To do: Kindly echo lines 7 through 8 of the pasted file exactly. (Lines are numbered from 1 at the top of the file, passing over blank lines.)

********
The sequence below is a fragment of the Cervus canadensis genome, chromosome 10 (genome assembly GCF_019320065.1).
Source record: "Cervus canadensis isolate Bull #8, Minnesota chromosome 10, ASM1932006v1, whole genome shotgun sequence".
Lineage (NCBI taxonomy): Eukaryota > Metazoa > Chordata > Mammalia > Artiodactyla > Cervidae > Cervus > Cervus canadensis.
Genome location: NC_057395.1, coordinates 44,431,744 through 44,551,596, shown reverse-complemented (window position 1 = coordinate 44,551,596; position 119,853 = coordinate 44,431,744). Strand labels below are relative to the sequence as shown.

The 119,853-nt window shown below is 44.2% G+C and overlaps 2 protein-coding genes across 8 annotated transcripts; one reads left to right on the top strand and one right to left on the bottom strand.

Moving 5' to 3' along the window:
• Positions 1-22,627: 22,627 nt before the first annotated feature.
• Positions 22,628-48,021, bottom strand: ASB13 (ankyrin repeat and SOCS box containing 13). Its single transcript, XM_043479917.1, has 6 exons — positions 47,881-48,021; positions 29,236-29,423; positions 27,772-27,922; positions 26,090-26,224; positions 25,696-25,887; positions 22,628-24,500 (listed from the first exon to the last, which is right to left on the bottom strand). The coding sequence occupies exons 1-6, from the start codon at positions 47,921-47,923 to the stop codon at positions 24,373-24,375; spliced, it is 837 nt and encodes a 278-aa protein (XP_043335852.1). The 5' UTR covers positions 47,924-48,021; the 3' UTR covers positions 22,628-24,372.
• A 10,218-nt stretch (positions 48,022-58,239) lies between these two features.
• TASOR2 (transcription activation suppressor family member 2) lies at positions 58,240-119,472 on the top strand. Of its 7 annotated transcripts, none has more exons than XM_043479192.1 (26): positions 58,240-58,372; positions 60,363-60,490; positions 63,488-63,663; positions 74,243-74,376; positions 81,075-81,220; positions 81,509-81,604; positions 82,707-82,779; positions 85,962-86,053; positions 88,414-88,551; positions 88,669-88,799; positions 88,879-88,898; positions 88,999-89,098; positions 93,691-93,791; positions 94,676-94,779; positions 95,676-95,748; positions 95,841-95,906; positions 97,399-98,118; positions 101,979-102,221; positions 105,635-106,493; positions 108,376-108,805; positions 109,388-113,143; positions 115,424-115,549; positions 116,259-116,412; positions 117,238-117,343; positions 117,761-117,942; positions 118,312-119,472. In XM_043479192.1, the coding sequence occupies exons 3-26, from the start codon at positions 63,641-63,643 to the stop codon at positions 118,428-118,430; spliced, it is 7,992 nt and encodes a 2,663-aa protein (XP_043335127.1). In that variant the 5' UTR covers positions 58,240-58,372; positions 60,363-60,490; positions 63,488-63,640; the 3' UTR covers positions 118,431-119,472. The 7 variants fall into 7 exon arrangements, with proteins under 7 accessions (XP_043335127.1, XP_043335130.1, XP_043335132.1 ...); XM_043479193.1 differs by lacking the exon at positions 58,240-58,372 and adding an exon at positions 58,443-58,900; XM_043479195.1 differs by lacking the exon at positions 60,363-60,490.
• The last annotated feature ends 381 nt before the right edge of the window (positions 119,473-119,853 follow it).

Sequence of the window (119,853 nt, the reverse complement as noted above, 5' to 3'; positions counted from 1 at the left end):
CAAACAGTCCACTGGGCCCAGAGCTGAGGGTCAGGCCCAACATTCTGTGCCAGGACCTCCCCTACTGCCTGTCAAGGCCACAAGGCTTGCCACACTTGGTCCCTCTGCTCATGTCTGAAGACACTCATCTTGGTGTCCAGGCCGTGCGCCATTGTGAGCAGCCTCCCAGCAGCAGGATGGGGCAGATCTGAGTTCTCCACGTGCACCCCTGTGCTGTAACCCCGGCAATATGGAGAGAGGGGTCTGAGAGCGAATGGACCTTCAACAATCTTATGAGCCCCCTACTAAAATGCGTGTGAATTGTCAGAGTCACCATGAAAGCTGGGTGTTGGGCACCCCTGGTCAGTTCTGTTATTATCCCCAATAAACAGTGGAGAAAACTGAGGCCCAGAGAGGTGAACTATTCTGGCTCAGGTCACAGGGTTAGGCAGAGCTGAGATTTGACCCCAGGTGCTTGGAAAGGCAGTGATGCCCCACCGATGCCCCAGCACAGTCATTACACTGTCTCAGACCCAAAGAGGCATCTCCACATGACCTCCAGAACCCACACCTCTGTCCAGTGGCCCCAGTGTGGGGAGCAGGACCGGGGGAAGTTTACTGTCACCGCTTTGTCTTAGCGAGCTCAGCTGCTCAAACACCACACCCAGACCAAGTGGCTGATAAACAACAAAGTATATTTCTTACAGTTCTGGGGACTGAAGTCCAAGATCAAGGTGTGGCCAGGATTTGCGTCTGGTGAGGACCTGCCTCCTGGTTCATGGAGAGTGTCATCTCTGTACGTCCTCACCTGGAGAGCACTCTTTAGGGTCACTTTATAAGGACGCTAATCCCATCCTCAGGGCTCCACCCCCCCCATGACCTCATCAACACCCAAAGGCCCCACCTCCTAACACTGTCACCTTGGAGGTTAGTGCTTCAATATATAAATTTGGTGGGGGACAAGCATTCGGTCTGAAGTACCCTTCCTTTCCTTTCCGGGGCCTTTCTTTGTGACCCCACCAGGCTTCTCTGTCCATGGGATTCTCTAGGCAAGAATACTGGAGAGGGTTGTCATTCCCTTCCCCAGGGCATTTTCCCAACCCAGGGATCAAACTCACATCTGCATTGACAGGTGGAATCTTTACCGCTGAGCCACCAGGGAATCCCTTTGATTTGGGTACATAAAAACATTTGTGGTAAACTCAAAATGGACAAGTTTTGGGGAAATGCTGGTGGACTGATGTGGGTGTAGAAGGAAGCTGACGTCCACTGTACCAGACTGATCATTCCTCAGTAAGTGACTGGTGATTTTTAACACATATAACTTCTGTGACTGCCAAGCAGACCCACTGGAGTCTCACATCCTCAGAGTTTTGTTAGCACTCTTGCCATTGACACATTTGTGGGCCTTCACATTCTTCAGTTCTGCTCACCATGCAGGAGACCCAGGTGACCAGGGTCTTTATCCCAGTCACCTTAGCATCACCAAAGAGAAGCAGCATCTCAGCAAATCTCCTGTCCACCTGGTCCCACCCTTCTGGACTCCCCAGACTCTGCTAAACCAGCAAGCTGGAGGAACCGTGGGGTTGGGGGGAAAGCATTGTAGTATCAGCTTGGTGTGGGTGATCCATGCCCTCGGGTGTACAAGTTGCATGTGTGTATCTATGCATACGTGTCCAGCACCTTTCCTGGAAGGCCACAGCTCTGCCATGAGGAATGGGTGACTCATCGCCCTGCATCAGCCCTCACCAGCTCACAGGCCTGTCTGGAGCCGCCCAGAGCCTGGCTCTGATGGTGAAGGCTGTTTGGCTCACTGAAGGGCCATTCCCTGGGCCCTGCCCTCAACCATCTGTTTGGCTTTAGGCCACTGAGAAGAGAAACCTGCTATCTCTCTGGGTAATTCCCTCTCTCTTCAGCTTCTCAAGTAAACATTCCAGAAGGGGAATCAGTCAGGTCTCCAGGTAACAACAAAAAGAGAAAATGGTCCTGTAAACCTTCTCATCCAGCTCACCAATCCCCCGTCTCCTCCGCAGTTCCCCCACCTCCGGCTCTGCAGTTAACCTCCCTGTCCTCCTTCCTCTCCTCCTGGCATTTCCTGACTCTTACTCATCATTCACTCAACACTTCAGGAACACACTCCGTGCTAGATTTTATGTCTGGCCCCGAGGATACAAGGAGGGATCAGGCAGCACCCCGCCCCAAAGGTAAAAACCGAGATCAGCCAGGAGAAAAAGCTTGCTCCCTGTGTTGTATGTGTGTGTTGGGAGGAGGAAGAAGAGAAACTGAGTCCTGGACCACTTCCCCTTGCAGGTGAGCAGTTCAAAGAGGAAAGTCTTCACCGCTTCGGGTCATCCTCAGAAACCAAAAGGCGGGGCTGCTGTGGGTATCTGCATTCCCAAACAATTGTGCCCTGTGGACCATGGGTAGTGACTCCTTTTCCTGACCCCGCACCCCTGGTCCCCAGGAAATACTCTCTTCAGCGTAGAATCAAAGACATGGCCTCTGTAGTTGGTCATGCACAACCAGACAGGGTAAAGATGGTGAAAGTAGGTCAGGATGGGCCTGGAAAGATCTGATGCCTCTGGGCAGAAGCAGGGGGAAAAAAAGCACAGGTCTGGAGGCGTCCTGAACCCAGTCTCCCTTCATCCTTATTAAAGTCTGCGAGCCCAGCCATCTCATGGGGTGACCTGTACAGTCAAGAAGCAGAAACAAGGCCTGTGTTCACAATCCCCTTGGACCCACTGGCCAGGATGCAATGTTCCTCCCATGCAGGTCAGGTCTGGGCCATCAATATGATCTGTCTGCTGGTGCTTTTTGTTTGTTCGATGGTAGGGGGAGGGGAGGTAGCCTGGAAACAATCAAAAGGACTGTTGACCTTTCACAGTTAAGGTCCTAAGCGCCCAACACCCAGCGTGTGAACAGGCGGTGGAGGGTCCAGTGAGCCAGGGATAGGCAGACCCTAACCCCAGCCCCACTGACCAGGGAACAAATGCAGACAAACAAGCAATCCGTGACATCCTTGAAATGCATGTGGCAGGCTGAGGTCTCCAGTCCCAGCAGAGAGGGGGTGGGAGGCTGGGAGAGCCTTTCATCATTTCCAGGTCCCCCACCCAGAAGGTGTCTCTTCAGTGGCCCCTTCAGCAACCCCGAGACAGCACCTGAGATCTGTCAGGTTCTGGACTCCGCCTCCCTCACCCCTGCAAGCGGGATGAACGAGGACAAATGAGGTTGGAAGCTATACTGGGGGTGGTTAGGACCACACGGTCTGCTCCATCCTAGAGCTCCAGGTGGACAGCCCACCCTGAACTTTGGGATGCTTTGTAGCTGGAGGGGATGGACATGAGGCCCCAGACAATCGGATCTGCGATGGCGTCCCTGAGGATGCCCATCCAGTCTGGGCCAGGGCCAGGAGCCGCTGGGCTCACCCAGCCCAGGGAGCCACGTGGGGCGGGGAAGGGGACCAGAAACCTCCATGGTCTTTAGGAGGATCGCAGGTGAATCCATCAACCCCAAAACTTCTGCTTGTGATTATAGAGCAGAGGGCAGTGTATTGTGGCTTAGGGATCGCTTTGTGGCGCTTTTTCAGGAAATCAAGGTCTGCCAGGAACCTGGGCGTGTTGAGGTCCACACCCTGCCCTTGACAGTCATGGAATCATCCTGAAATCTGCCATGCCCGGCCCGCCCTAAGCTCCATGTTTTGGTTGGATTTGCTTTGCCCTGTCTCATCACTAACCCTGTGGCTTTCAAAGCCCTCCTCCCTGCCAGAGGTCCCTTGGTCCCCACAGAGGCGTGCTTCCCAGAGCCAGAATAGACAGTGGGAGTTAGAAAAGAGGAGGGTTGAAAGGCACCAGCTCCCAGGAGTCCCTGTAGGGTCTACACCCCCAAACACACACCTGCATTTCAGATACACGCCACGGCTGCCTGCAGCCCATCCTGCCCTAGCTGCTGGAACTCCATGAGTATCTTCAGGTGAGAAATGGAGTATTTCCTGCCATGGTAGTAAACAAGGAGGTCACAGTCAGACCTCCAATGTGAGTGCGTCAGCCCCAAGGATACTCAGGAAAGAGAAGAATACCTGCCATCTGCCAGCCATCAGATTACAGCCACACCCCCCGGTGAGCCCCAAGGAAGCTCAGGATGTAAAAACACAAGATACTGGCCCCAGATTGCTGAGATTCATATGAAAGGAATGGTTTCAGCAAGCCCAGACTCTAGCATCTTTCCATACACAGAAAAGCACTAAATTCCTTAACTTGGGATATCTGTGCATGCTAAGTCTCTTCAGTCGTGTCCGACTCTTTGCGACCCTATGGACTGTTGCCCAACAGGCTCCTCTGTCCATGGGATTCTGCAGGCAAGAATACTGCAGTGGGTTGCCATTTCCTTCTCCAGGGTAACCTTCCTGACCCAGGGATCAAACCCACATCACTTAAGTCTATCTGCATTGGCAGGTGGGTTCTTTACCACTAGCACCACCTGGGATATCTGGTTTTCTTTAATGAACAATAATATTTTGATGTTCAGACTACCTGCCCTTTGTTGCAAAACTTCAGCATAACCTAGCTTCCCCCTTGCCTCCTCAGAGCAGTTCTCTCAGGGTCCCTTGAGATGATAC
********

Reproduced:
• Positions 1-22,627: 22,627 nt before the first annotated feature.
• Positions 22,628-48,021, bottom strand: ASB13 (ankyrin repeat and SOCS box containing 13). Its single transcript, XM_043479917.1, has 6 exons — positions 47,881-48,021; positions 29,236-29,423; positions 27,772-27,922; positions 26,090-26,224; positions 25,696-25,887; positions 22,628-24,500 (listed from the first exon to the last, which is right to left on the bottom strand). The coding sequence occupies exons 1-6, from the start codon at positions 47,921-47,923 to the stop codon at positions 24,373-24,375; spliced, it is 837 nt and encodes a 278-aa protein (XP_043335852.1). The 5' UTR covers positions 47,924-48,021; the 3' UTR covers positions 22,628-24,372.